Forty-four years ago, a teenager had just returned from the record store. Out of a paper bag came an LP with what looked to be a haunted castle and an ominous figure staring as he opened the shrink wrap.
A few seconds after the needle hit the vinyl, he heard dark, cold falling rain and a bell of doom in the distance. A few moments later, he — like many, many others in the days, weeks and decade to come — were introduced to the mighty band that would become the architects of heavy metal music. The song, the album it was from, and the band who created it were all called Black Sabbath. The name was designed to inspire the same fear as the horror movies that fans eagerly queued up for – simply for the thrill of being scared.
This album featured riff master Tony Iommi playing drop tuned, heavily distorted guitar, creating sounds like no one had ever heard before. Terry “Geezer” Butler played bass guitar so frantically but still made every note count. Drummer Bill Ward listened closely to the bass and guitar and created an infusion of jazz, swing, and heavy footed caveman-like playing showcased in the mix, a drummer who would prove impossible to duplicate. Vocals were handled by John “Ozzy” Osbourne, a neighborhood street hoodlum who the band was reluctant to hire, but soon be grateful that they did. Not a conventional “singer” to be sure, but he would, of course, go on to become one of rock’s most iconic frontmen.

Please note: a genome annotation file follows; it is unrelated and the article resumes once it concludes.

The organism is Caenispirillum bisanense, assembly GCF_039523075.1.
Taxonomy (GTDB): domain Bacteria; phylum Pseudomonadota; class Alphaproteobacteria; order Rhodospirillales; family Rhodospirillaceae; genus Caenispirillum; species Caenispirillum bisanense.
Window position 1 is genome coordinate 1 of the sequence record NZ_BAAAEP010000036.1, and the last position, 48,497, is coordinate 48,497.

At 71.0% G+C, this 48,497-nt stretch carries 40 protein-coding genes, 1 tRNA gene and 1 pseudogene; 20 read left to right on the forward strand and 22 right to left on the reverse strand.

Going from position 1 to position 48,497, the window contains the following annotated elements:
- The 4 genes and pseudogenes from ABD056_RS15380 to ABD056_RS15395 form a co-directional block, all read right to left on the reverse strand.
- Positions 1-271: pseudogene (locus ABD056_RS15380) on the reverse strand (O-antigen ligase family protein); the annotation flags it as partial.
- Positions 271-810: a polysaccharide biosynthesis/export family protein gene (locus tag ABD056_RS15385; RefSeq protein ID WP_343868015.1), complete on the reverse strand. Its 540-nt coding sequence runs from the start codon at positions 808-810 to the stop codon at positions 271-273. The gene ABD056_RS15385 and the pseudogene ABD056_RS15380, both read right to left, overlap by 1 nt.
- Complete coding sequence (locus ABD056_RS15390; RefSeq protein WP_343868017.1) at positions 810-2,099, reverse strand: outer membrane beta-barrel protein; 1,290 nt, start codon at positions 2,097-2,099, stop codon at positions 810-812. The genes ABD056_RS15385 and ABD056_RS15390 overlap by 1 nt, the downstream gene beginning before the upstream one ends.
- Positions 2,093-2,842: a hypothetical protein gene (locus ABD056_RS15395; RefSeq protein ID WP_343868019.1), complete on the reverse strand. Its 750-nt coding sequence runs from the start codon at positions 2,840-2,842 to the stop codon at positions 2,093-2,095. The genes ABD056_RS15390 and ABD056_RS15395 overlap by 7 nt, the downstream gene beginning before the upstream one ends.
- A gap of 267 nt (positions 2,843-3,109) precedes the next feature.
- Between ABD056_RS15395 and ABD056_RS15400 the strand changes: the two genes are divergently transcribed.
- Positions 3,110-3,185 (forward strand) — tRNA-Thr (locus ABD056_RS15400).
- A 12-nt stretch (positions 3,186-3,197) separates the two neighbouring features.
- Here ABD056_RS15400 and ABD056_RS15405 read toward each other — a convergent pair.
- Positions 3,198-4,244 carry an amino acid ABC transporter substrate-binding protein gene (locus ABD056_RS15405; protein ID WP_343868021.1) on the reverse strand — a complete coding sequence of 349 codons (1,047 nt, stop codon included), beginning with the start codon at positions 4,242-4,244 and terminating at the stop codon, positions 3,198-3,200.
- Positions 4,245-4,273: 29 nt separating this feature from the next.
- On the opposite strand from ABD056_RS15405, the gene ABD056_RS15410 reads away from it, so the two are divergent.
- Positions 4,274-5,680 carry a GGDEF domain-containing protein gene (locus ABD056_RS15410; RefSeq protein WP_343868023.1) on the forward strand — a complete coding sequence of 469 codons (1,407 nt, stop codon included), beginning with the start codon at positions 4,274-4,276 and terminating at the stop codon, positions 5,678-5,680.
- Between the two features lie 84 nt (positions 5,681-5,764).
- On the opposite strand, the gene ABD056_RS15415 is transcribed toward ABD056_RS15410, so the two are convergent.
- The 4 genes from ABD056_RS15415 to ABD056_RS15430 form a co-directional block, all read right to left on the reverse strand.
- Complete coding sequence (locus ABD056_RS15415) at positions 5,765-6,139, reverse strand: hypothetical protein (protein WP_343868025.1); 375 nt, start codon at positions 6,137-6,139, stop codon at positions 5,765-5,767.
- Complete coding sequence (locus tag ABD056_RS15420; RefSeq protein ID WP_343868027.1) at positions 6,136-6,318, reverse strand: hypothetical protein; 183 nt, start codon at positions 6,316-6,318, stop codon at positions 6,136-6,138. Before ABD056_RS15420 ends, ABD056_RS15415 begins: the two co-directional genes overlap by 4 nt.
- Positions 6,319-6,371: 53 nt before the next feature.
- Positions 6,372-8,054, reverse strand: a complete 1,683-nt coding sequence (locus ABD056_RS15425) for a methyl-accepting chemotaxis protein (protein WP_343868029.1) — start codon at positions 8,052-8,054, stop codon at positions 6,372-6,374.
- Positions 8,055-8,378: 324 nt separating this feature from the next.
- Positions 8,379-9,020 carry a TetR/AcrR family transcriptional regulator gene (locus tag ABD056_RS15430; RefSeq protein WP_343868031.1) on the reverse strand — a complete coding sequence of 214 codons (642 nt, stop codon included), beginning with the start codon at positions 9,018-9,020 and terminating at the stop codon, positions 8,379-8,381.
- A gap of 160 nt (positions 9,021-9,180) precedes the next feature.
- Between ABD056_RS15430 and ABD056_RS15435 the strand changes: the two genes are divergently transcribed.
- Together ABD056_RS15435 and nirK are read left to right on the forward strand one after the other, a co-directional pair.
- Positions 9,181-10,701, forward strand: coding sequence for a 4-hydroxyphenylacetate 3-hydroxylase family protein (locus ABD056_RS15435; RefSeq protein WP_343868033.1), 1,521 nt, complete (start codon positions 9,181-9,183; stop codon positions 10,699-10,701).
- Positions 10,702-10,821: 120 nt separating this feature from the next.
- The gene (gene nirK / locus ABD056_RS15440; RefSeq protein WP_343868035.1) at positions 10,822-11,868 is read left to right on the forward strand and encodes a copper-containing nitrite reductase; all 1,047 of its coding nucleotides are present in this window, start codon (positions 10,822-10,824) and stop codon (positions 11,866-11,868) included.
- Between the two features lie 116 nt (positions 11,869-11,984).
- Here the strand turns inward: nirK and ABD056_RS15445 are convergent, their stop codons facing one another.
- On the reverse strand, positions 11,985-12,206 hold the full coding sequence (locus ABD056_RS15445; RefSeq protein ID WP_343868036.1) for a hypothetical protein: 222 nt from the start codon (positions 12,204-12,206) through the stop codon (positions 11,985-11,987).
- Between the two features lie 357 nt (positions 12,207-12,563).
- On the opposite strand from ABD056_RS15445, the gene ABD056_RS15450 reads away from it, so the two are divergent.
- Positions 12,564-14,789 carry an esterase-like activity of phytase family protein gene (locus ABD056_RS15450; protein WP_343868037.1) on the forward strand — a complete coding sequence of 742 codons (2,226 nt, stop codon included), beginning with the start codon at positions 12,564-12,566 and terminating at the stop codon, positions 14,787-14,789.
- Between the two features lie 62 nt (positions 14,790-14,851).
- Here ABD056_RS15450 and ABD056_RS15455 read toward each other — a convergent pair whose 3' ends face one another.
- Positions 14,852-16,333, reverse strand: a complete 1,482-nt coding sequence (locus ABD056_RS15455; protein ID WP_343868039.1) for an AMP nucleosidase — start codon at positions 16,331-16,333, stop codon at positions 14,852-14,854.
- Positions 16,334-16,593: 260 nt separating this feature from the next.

Songs like “Behind The Wall Of Sleep,” “Wicked World,” and “N.I.B,” were sort of heavy blues, and created the blueprint for metal music. A few years down the line, a band from Sabbath’s native Birmingham, England named Judas Priest would be influenced by Black Sabbath’s sound, and expanded it with a more conventional singer and by utilizing two guitar players.
Priest would go on to influence a group of bands in the late seventies who would be known as as “The New Wave Of British Heavy Metal”: Iron Maiden, Def Leppard, and Motorhead, among them.
In early 1981, it was The New Wave Of British Heavy Metal that motivated two young musicians from Los Angeles named Lars Ulrich and James Hetfield to start a band called Metallica that celebrated Iron Maiden, Motorhead, Judas Priest, but most importantly Black Sabbath.
Black Sabbath, of course, weren’t only about volume: they were about light and shade, and as such, they inspired loud bands to also write songs that included acoustic guitars, orchestral strings, piano, vocal choirs, and more.
The influence of Black Sabbath’s debut release can be heard in all kinds of modern music, including Queens Of The Stone Age, Avenged Sevenfold and Slipknot, among legions of other bands.
— Roberto Boschian – 104.3 WOMC Detroit